Crypto futures contracts work by allowing traders to agree on the future price of a cryptocurrency. The process involves a buyer agreeing to purchase, and a seller agreeing to sell the cryptocurrency at a predetermined price on a specific future date. When the contract expires, if the price of the cryptocurrency is higher than the agreed price, the buyer profits by purchasing at below market price. Conversely, if the market price is lower, the seller profits by selling at above market price.

To understand how crypto futures contracts work, consider a simple example: For instance, if a trader buys a Bitcoin futures contract at $70,000 with a December expiry, and by December Bitcoin’s market price rises to $75,000, the buyer benefits from the price increase. On the other hand, if the market price drops to $65,000, the seller profits by having locked in a higher selling price than the market offers at contract expiry.

Why Trade Crypto Futures

Trading crypto futures offers several benefits, such as:

  • Hedging against price volatility: Crypto futures allow traders to lock in prices for cryptocurrencies for future dates, providing a way to protect against the highly volatile price movements common in the crypto market.
  • Leverage opportunities: Futures contracts often come with the option to use leverage, enabling traders to control large amounts of cryptocurrency with a relatively small capital investment, with the potential to amplify both gains and losses.
  • Speculation without ownership: Trading futures enables speculation on the price movement of cryptocurrencies without the need to own or hold the actual digital assets. It enables quicker and more efficient trading transactions, as traders can enter and exit positions, especially during volatile market conditions where rapid response to market movements is crucial.

How to Trade Crypto Futures

To effectively trade crypto futures, a comprehensive approach is essential, which should begin by researching on the market. Analyze historical price charts to identify patterns, trends, and potential indicators of future price movements. Stay informed on global economic indicators, inflation rates, and interest rates, as these can significantly impact the crypto market. Additionally, keep abreast of industry news and updates to understand market sentiment.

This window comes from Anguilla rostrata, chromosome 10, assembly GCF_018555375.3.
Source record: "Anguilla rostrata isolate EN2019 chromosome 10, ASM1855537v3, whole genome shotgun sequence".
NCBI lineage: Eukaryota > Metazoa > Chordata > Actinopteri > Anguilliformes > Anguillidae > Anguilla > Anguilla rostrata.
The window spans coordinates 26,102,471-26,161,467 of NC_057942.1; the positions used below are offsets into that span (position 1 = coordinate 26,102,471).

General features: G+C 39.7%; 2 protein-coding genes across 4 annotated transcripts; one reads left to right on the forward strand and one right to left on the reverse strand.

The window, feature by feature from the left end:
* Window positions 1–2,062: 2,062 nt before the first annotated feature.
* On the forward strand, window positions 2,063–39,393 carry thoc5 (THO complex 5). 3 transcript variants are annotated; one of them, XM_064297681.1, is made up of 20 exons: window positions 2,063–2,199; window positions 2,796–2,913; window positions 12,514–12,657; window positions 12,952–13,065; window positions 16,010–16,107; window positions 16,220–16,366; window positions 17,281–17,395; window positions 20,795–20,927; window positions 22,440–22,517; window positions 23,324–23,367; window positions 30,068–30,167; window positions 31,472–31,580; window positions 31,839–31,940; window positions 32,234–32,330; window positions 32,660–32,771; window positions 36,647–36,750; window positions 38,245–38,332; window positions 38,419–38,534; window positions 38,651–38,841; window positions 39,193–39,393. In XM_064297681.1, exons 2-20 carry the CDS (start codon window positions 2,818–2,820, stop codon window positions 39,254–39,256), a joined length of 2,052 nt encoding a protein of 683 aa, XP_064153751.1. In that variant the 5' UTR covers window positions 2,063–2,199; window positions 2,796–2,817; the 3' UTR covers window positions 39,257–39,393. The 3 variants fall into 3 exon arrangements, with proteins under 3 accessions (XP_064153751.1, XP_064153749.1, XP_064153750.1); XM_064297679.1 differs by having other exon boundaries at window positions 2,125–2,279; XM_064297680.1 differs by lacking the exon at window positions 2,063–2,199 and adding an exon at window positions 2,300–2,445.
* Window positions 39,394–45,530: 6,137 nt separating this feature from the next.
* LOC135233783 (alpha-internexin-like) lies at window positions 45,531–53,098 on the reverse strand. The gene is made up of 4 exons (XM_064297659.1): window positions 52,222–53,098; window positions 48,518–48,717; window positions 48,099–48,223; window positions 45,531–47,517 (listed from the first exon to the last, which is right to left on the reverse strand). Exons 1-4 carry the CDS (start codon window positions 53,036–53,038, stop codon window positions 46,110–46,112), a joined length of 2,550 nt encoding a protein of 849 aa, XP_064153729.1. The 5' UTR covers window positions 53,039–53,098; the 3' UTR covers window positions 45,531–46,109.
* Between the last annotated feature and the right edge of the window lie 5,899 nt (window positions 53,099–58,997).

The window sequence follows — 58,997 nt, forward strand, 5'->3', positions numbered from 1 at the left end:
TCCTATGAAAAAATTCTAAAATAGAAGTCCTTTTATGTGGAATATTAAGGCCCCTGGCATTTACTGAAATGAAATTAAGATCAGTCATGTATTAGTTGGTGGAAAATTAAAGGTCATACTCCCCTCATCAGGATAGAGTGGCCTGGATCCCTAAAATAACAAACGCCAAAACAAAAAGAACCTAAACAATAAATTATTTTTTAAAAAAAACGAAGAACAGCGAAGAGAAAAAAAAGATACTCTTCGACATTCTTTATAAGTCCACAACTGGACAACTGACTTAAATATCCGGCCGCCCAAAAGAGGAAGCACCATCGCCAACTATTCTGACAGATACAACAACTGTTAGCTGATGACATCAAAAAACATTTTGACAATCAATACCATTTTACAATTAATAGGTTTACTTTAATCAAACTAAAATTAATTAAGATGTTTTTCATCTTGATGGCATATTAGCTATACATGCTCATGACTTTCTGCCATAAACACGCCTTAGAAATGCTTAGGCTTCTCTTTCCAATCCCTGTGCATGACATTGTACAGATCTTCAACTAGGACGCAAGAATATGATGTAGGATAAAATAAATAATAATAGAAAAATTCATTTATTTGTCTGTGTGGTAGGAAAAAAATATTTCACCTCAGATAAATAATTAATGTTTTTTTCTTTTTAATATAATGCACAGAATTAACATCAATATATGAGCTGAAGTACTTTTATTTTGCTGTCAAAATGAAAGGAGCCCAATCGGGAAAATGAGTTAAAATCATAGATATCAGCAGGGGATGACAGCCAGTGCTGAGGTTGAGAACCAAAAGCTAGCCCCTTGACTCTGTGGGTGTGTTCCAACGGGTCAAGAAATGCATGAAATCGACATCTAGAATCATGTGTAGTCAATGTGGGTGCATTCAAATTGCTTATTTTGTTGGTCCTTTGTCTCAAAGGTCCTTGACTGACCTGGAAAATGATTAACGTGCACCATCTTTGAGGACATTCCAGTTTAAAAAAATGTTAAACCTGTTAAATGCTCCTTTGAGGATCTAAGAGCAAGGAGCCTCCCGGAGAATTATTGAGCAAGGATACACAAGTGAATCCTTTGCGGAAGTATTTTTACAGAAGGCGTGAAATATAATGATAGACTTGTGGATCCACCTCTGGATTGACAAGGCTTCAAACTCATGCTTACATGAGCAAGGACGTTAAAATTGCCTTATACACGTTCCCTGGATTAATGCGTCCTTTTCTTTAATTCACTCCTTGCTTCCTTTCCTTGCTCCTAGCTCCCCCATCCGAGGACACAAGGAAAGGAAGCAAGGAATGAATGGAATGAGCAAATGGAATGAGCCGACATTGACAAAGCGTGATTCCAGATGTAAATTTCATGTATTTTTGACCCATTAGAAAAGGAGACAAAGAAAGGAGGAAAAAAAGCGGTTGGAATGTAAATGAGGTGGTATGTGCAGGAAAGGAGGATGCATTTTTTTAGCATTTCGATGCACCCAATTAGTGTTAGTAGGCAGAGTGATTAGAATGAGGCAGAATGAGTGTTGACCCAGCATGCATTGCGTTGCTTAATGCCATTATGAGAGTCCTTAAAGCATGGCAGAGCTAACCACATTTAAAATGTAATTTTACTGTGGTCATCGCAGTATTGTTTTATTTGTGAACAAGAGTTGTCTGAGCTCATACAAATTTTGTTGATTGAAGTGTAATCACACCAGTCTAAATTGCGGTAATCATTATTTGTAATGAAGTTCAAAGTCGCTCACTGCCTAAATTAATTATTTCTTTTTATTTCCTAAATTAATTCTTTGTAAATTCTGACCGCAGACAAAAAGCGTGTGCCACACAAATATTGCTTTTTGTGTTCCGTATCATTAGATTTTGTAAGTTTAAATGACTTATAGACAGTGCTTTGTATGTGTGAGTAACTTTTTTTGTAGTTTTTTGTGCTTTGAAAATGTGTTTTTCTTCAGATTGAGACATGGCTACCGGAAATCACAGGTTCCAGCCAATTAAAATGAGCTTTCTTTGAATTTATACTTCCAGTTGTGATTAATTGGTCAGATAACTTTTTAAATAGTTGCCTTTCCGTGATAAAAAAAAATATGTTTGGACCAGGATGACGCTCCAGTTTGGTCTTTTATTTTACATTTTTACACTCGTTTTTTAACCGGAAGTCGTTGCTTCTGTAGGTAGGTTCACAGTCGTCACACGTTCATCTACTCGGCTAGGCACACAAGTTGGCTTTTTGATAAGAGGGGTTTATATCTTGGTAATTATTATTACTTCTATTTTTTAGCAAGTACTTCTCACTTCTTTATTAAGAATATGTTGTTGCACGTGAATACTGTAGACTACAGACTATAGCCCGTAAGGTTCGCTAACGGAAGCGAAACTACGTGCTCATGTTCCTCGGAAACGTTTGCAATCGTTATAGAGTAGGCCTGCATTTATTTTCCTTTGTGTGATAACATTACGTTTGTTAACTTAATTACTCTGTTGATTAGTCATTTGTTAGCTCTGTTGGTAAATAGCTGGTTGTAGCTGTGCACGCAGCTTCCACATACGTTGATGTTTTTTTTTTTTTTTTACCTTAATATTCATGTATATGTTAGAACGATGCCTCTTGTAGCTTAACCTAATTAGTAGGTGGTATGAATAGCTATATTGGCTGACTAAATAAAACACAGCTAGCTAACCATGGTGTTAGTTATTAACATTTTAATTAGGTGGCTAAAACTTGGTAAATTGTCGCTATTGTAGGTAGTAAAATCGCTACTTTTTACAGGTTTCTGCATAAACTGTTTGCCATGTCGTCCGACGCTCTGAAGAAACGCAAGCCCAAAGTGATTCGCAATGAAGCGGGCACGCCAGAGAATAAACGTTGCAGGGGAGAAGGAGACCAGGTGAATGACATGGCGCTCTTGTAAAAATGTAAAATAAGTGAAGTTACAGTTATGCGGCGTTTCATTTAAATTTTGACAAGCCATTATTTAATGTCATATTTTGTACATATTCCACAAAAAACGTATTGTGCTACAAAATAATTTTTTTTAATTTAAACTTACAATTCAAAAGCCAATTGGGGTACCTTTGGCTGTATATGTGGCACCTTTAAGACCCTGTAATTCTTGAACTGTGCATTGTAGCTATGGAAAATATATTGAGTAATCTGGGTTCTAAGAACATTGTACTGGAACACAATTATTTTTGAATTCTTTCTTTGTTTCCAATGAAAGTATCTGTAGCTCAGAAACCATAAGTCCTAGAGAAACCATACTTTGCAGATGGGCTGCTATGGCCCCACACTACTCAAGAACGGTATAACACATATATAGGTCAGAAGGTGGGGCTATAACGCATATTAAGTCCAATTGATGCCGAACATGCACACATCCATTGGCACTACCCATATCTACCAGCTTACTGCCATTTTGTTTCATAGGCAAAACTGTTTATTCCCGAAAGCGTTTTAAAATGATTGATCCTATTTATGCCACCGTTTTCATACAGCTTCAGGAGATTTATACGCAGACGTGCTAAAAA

Once you’ve gained a comprehensive understanding of the crypto market, you can formulate trading strategies:

Go long

If your analysis indicates an uptrend, consider opening a long position. This involves buying futures contracts in anticipation of selling them at a higher price in the future, profiting from the price increase.

For example, if a trader analyzes the market and predicts Bitcoin’s price will rise from its current level of $70,000, they could go long by buying a futures contract. If the price of Bitcoin increases to $75,000 by the contract’s settlement date, the trader can sell their contract at the higher price, making a profit of $5,000 minus any fees associated with the contract.

Go short

In contrast, if your analysis predicts a downtrend, you might opt for a short position by selling futures contracts now with plans to buy them back at a lower price, capitalizing on the price decline.

For example, a trader predicts ETH’s price will drop from $3,500 to $3,000. Deciding to go short, they sell a futures contract at the current price. If ETH’s price drops to $3,500 as anticipated, the trader can then buy back the contract at this lower price, resulting in a profit of $5,000 difference.

Trading Strategies for Crypto Futures

  • Balanced market approach: This method involves taking symmetric long and short positions in similar or related cryptocurrencies. For example, if a trader considers BTC and ETH to be correlated, they might go long on BTC while simultaneously going short on ETH. The aim is to mitigate broad market impacts, focusing instead on the relative performance between the paired assets. This strategy helps in capitalizing on the discrepancies between two closely correlated cryptocurrencies, such as Bitcoin and Ethereum, which often move in tandem due to their market leadership and technological similarities.